Sep. 05, 2012 - Issue #881: Sex 2012
Red wine and your body
Some results of imbibing are better than othersThe news went viral as soon as it emerged a few years ago: red wine is actually good for you. Specifically, certain compounds in red wine, namely resveratrol, were cited by medical studies as having a positive impact in combating heart disease and improving overall cardiovascular health.
Imbibers around the world rejoiced at this veritable "get out of jail free" card, and it was a discovery that launched a thousand books (and even more online articles) about the supposed health benefits of a red wine diet. The last few years have seen the rise of numerous other medical studies linking resveratrol with other positive health effects, including cancer prevention and life extension.
But as those medical studies tend to do, their results contradicted other studies that linked alcohol consumption—even at moderate levels—with increased occurrences of various cancers. Further, in January 2012 one of the leading researchers in the field of resveratrol and cardiovascular health, Dipak K Das, was found to have committed more than 100 instances of data fabrication and falsification, throwing a shroud of suspicion over this entire branch of study.
From the very beginning, however, news stories misused the resveratrol-red wine connection: while resveratrol is found in red wine, it occurs in such minute quantities that its effects on one's body are almost negligible. If you really want to increase your consumption of this compound, you're better off eating grapes in raw form, not fermented. But the search term "fresh fruit" doesn't improve a website's SEO rank like "red wine" does, and so this
dubious connection persists.
Now, none of this should be shocking news. Alcohol damages the body; this is common knowledge. But wine drinkers need not despair, for the general consensus is still that moderate red wine consumption (no more than one glass a day) is OK. It might not be particularly good for you, and it's certainly no miracle cure, but it's also no worse than any number of other things that people consume on a daily basis (foods high in fat and salt, high fructose corn syrup, and red meat, just to name a few).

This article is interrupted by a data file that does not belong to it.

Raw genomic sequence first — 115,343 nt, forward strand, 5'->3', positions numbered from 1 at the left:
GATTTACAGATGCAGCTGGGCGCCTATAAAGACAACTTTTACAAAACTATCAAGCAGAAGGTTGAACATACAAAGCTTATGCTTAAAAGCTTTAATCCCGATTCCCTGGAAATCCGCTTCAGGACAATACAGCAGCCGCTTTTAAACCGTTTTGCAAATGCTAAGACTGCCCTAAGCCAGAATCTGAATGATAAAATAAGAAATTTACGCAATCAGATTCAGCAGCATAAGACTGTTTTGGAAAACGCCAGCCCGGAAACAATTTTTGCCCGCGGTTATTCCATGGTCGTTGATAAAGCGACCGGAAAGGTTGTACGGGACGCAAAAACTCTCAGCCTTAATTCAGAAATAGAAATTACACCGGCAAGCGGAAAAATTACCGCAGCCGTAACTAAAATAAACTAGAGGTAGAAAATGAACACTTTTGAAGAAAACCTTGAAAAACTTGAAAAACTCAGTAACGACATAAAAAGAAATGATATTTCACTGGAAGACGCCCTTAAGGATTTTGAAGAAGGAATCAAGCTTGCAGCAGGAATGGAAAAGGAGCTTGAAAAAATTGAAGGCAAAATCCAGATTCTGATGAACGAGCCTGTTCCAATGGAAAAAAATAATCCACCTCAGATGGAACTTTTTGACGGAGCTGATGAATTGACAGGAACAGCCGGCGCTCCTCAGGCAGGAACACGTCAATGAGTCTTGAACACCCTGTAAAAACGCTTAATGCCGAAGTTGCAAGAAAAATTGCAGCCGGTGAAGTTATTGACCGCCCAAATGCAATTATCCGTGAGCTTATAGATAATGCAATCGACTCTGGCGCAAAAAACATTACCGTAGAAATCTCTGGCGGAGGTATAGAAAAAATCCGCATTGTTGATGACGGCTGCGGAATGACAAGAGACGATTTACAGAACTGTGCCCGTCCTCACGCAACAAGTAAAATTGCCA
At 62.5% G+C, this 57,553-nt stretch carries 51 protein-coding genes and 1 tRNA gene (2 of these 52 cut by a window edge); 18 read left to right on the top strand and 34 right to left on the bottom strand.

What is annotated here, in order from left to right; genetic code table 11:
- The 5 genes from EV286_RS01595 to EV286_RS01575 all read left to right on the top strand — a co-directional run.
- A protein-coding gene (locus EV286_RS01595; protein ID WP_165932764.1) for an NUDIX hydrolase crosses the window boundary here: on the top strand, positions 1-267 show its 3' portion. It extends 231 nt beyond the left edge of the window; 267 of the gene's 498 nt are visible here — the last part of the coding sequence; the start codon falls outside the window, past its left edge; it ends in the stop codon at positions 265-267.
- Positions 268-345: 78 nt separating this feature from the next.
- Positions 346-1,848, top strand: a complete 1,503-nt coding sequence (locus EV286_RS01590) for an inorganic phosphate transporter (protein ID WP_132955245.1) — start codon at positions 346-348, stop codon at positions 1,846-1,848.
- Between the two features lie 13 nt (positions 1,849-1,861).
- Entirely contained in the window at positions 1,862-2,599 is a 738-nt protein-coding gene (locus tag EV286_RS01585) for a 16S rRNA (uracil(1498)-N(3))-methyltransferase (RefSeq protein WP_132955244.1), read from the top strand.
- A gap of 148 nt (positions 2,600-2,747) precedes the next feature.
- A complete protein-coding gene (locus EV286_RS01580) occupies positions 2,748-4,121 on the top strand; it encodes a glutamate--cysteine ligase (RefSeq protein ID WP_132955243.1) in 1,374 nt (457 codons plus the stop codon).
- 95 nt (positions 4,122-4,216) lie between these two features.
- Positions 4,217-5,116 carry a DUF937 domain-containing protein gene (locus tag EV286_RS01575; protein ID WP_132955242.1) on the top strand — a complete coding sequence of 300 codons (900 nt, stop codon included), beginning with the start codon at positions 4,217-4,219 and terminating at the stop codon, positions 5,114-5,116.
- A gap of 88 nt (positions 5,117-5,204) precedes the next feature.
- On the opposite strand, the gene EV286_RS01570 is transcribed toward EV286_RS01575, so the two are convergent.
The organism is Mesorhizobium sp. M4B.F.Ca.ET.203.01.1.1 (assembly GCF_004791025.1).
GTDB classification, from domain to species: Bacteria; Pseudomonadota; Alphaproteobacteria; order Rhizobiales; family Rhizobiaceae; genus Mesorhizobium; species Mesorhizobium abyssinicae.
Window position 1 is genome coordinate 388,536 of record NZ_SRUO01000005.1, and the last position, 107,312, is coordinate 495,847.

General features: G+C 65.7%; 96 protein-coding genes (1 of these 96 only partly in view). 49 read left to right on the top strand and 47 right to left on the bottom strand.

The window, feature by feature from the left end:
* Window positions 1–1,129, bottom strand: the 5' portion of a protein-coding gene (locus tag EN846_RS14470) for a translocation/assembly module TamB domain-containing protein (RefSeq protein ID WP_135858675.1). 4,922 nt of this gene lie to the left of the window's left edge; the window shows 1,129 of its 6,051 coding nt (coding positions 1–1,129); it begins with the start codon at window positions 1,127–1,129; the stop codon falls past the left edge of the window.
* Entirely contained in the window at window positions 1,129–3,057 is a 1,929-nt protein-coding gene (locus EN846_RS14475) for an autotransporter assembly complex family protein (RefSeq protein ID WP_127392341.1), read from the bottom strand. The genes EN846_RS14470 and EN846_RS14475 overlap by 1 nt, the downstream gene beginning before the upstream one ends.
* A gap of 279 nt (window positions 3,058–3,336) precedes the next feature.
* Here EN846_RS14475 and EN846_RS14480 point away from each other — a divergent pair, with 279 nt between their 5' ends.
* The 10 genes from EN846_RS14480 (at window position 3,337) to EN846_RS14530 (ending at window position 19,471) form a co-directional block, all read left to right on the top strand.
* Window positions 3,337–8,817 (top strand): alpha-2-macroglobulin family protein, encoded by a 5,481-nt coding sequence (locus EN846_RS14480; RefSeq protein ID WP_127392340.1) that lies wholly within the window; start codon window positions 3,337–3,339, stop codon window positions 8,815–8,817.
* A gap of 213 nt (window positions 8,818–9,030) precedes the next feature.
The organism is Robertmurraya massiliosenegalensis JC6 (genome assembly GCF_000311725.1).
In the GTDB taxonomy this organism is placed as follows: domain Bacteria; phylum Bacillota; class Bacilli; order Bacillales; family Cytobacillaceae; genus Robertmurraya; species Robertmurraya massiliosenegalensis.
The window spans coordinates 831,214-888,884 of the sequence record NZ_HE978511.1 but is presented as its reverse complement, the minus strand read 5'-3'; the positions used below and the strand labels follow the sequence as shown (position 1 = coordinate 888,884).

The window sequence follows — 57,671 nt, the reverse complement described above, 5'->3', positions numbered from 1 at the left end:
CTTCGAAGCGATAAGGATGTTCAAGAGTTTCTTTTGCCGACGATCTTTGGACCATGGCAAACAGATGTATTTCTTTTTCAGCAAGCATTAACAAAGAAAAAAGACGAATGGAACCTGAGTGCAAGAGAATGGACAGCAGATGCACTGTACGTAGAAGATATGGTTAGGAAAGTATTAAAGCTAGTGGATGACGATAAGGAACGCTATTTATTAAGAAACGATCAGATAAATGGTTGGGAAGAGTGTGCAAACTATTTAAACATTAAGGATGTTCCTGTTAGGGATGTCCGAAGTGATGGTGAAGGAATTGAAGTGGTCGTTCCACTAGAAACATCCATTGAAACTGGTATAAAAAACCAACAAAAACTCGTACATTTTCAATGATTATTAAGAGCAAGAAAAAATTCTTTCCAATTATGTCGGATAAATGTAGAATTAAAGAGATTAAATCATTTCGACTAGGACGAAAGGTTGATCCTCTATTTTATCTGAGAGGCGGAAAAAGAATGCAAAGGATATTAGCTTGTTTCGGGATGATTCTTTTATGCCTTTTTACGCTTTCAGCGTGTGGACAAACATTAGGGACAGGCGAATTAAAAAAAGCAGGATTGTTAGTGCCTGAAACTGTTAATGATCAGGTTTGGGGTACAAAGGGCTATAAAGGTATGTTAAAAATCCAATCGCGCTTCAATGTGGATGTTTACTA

Something else to keep in mind, especially for couples seeking to maintain the red wine component of their romantic evening, is a 2009 study conducted by Italy's University of Florence which showed a direct correlation between red wine consumption and an increase in women's libido. The study surveyed the sexual satisfaction of 800 women between the ages of 18 and 50. Women who drank two glasses of wine a day scored 27.3 out of a possible 36 points on the Female Sexual Function Index, which rates such factors as sexual arousal, orgasm, satisfaction and pain. Women who drank less than two glasses a day scored an average of 25.9 points, while non-drinkers averaged 24.4 points. The study also excluded results from women who drank over two glasses a day, so as to avoid confounding the results with the effects of drunkenness.
Obviously a study like this by no means establishes scientific fact, but it does suggest that women who drink moderate amounts of red wine are more likely to be satisfied with their sex life—and that's good enough for this woman. V vueweekly.com comments: powered by Disqus
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